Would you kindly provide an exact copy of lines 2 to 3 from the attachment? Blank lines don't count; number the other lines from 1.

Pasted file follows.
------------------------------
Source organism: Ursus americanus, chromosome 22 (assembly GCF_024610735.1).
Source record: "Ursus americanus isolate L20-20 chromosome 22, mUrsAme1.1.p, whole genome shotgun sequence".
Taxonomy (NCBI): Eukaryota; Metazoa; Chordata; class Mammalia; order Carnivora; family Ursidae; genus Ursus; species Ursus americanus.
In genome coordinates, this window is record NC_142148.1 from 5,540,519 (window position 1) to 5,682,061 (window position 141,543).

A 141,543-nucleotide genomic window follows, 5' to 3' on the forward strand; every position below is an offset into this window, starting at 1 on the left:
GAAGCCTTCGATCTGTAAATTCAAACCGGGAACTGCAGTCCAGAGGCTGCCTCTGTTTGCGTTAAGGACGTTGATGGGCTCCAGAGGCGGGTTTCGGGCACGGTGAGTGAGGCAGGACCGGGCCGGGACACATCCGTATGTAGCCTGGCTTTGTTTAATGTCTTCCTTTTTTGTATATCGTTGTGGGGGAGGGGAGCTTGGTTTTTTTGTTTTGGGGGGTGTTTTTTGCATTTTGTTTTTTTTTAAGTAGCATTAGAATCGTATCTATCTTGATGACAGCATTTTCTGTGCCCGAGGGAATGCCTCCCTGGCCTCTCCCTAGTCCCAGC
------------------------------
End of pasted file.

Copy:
Source record: "Ursus americanus isolate L20-20 chromosome 22, mUrsAme1.1.p, whole genome shotgun sequence".
Taxonomy (NCBI): Eukaryota; Metazoa; Chordata; class Mammalia; order Carnivora; family Ursidae; genus Ursus; species Ursus americanus.